Negotiation in the Field of Patient Education
A negotiation is a form of communication whereby individuals discuss to find a common ground on a specific issue. During patient education, beneficiaries and physicians will need to share ideas and make informed decisions that can result in personalized care (Chesser et al., 2016). The face-to-face model will deliver positive results and involve more individuals.
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The concepts of autonomy and awareness become meaningful as a patient or personages. The individual learns more about possible health problems that he or she might encounter. This change in status encourages professionals to improve their interactions with patients (Chesser et al., 2016). The approach delivers a culturally competent model that can transform beneficiaries’ health outcomes. Negotiation presents certain pros in the field of patient education, such as the provision of personalized support, understanding of patients’ expectations, and individuals’ ability to ask the right questions. Evidence-based practice supports the effectiveness of the medical care delivery process (Benetos et al. 2019). The cons include the inability to guarantee positive outcomes and reduced patients’ involvement due to poor communication skills. Three key requirements need to be part of a patient contract. The first one is attendance whereby individuals need to avail themselves during every appointment. The second is that patients have to act positively while staff members should avoid exploiting one another (Chesser et al., 2016). The final one is that of confidentiality whereby information participants need to handle information with integrity. Baby boomers are citizens born after the end of the Second World War. These individuals are currently above the age of 55 and represent the greatest percentage of the United States’ old generation (Benetos et al. 2019). They are retiring very fast and are capable of overwhelming the healthcare sector due to their increasing medical needs. The 30-year-old and the elderly patient present diverse cultural, generational, and religious aspects. First, the young ones rely on modern technologies and form strong social bonds with persons from diverse backgrounds while the elderly are conservative, have cultural norms, maintain family bonds, and require direct instructions (Chesser et al., 2016). Unlike the elderly, the 30-year-old patient will not value traditional practices. The young generation would not rely mostly on religious practices for healing while the elderly would meditate and pray to achieve their health goals. The main barriers to patient education among the elderly include reduced attention and failure to engage in participative dialogue. They are not open-minded or willing to accept emerging ideas. Their special needs include hearing problems, hypertension, and mobility issues (Benetos et al. 2019). They are conservative and need delicate care. The medical support available to them should be culturally competent and personalized.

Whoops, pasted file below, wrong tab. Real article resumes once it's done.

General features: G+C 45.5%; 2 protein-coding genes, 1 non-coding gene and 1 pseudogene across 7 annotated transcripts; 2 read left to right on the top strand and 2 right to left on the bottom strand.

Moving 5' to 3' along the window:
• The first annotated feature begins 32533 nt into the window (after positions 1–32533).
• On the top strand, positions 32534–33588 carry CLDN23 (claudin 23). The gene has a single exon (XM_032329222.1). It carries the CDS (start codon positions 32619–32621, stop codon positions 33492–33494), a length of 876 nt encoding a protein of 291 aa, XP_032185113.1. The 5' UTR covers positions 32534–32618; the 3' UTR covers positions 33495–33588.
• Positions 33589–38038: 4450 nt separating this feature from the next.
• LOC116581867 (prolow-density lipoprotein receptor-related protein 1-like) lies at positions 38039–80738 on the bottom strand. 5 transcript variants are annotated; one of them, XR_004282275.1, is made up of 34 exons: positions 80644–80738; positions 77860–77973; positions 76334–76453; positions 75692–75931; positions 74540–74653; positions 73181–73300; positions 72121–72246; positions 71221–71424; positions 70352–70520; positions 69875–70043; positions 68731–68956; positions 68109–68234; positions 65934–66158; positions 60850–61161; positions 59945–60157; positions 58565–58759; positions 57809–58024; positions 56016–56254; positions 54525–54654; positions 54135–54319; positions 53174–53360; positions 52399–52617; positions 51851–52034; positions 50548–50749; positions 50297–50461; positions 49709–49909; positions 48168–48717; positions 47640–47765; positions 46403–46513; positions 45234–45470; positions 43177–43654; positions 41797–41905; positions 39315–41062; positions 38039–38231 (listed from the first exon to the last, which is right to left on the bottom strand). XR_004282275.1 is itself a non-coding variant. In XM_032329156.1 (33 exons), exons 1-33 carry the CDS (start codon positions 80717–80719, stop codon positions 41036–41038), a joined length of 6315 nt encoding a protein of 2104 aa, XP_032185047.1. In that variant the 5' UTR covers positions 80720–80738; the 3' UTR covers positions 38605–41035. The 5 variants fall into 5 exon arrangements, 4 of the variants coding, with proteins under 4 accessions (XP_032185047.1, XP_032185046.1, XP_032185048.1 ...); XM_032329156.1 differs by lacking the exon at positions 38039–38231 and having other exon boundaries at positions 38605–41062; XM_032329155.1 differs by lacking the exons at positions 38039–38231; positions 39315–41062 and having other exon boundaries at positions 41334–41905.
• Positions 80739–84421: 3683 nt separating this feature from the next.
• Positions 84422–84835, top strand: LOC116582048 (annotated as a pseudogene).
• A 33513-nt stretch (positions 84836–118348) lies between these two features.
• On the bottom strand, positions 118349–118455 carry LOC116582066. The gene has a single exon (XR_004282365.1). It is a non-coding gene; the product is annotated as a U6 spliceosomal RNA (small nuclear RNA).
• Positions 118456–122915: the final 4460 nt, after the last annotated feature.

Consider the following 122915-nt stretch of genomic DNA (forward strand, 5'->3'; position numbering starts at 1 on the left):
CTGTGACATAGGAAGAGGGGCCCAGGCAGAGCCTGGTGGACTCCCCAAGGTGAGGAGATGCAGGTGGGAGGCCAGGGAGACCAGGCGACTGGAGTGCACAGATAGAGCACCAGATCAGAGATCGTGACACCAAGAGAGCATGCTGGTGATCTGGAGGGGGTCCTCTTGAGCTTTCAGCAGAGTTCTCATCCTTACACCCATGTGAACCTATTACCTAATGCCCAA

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Some of the best ways to approach patient education of the elderly are being aware of their cultural attributes and views, integrating religious ideas, and involving family members. The professional should be attentive and avoid being authoritative. The educator needs to be patient with the elderly if positive results are to be recorded. I have encountered religious and cultural beliefs about death. First, many people believe that death is the only way for becoming part of God’s kingdom (Golinowska et al., 2019). Some view it as a taboo that needs cleansing to ensure that no other person does not die. Different cultural groups treat it as a curse when it strikes more than twice in the same family. When providing patient education to the elderly, professionals should inform them about death and its meaning. They should also understand how life is a continuum with significant stages. When all people are involved, the elderly will not be afraid of dying (Golinowska et al., 2019). Consequently, they will engage in self-care and prolong their experiences and lives. This knowledge will impact the involved positively and encourage them to focus on a common goal. When teaching a patient with a terminal condition, it is appropriate to get informed consent and inform him or her about the importance of therapy and evidence-based medical practices. The person will learn about his or her purpose on earth and how no one knows about another’s one future (Chesser et al., 2016). The individual will accept the situation and pursue the best health practices. References Benetos, A., Petrovic, M., & Strandberg, T. (2019). Hypertension management in older and frail older patients. Circulation Research, 124(7), 1045-1060. Web. Chesser, A. K., Woods, N. K., Smothers, K., & Rogers, N. (2016). Health literacy and older adults: A systematic review. Gerontology & Geriatric Medicine, 2, 1-13. Web. Golinowska, S., Groot, W., Baji, P., & Pavlova, M. (2016). Health promotion targeting older people. BMC Health Services Research, 16(5), 345-347. Web.
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